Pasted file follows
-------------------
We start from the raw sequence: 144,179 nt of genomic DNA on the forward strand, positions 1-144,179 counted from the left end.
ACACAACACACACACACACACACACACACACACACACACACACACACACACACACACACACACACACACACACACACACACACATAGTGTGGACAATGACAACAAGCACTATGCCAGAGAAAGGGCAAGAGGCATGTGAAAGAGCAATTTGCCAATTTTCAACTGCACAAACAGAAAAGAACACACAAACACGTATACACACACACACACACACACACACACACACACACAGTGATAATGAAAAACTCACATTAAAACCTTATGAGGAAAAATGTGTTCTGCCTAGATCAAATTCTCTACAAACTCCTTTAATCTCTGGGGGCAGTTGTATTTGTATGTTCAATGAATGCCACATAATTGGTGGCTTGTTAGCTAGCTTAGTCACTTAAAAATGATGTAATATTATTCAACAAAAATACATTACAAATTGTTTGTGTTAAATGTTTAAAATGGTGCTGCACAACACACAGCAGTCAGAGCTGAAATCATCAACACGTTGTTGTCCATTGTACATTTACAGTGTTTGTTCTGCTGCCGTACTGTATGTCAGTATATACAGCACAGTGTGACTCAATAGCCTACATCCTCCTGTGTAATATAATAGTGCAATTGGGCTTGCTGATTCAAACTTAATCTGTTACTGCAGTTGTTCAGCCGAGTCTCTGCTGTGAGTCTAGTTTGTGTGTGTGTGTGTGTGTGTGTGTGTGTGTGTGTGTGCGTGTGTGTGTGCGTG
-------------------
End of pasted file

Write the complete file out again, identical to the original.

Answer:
We start from the raw sequence: 144,179 nt of genomic DNA on the forward strand, positions 1-144,179 counted from the left end.
ACACAACACACACACACACACACACACACACACACACACACACACACACACACACACACACACACACACACACACACACACACATAGTGTGGACAATGACAACAAGCACTATGCCAGAGAAAGGGCAAGAGGCATGTGAAAGAGCAATTTGCCAATTTTCAACTGCACAAACAGAAAAGAACACACAAACACGTATACACACACACACACACACACACACACACACACACAGTGATAATGAAAAACTCACATTAAAACCTTATGAGGAAAAATGTGTTCTGCCTAGATCAAATTCTCTACAAACTCCTTTAATCTCTGGGGGCAGTTGTATTTGTATGTTCAATGAATGCCACATAATTGGTGGCTTGTTAGCTAGCTTAGTCACTTAAAAATGATGTAATATTATTCAACAAAAATACATTACAAATTGTTTGTGTTAAATGTTTAAAATGGTGCTGCACAACACACAGCAGTCAGAGCTGAAATCATCAACACGTTGTTGTCCATTGTACATTTACAGTGTTTGTTCTGCTGCCGTACTGTATGTCAGTATATACAGCACAGTGTGACTCAATAGCCTACATCCTCCTGTGTAATATAATAGTGCAATTGGGCTTGCTGATTCAAACTTAATCTGTTACTGCAGTTGTTCAGCCGAGTCTCTGCTGTGAGTCTAGTTTGTGTGTGTGTGTGTGTGTGTGTGTGTGTGTGTGTGTGCGTGTGTGTGTGCGTG